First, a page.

to "...take the country back". Now we know the answer to where he wishes to take it. Paul
has had an interesting post-election week. First, on Rachel Maddow's show, he said he did not
support the 1964 Civil Rights Act because it forces private businesses to end discrimination
against African-Americans and other minorities. Second, he defended BP saying that President
Obama had no right to insist BP be held accountable to pay for all the oil spilled in the Gulf
and the clean-up. Finally, he defended the Massey Energy Company whose mine exploded last
month killing 29 miners. Paul does not believe it is the role of government to affix blame or
demand accountability from private industry. In his mind, corporate America is beyond
reproach. He thinks it's un-American to criticize American business.
Dr. Paul is entitled to his opinion. He is in good company in the Republican Party.
Senator Trent Lott of Mississippi, fondly yearned for a president such as Strom Thurmond,
who would have made sure segregation remained in place creating a calmer, more stable and
elite nation. Paul is an intellectual soul mate with Arizona Senator John McCain, who believes
the government should be able to stop anyone in his state and ask for their papers to prove
they are here legally. Paul will fit in nicely with Congressman John Boehner and his fellow
Kentuckian Senator Mitch McConnell who promised Wall Street if they contributed money
to the Republicans, they would protect them from increased government regulation.
BP had no emergency plan if their deep sea well exploded. The company knew it had
problems with the "blowout preventer" and hadn't even tested it at the depths they were
drilling. It has been criticized for sacrificing safety for profits in a number of reports. Massey
Energy miners say they had warned the company about gas buildup in their mines and safety
inspectors had found numerous violations of federal law in those same mines. Dr. Paul
believes to regulate or criticize either company is un-American. He believes the government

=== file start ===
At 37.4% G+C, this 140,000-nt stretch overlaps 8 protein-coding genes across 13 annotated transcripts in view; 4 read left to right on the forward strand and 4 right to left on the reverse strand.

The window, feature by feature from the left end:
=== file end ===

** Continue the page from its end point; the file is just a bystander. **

has no role in insuring safety in private industry nor is it the governments responsibility to
insure the fair treatment of workers. Dr. Paul believes the free market will solve all problems
and the government should stay out. He does not believe the Constitution gives government
any power over the private sector except in cases of national security or defense.
History proves Dr. Paul is on the wrong side of these issues. Until the early 1930's,
government did allow unregulated freedom in the business sector. For over seventy years,
Jim Crow laws flourished in the South with no government interference. Poll taxes and
literacy tests, approved by state legislatures, prevented most African-Americans from voting
or being elected. The Crash of 1929 was a direct result of banks and Wall Street engaging in
practices designed to cheat the average investor. Child labor was still common at the beginning
of the 20th century. It was the auto industry which for years fought to prevent seat belts and
and airbags from being required in American cars. When given the chance, business has always
put profit over all other concerns. Do you remember the Pinto? Rather than fix the problem of
exploding gas tanks, Ford calculated it was cheaper to be sued by those burned or the families
of those killed than it was to recall the car and fix the life-threatening mechanical problems.
Does the name Toyota ring a bell?
Dr. Paul actually blames the government for the economic collapse of the last two or three
years. There was too much regulation and the Federal Reserve caused the crisis by making
money to cheap. How could you expect business not to take advantage of such an opportunity?
It would be one thing if Rand Paul was viewed as an outsider or a part of the extreme wing
of the Republican Party. However, the opposite is true. His views represent the mainstream
thinking of the party today. Whether it's "Drill Baby Drill" or "Protect Wall Street at all costs"
or defending coal mine owners, Rand Paul is in step with his party.
A recent column in the Wall Street Journal opined that Obama and the Democrats made
a huge mistake attempting to solve "big picture" problems. Obama pressed for legislation to
stimulate the economy and stop the depression from getting worse. He passed healthcare
reform and will soon pass Wall Street reform. He signed a new nuclear arms reduction treaty
with Russia and convinced China and Russia to support sanctions against Iran. He may get
his wish and have Congress repeal "Don't Ask, Don't Tell" very soon. The Journal sites these
examples as proof of Obama's bad judgement. He didn't focus enough on jobs and he caused
a backlash among Americans for whom the "big picture" is dogs playing poker, not government
solving problems. The end result is the election of Dr. Paul and others who want to take their
government back to a time when the robber barons were king and the worker was understood
to be a mere factor in a cruel and inhuman formula for profit. If we haven't learned anything
else, we know human beings are more than numbers on a balance sheet. The question remains
whether independents, women, and minority voters will want to go back with Dr. Paul and his
Republican friends. What do you think? I welcome your comments and rebuttals. Please
send them to firstname.lastname@example.org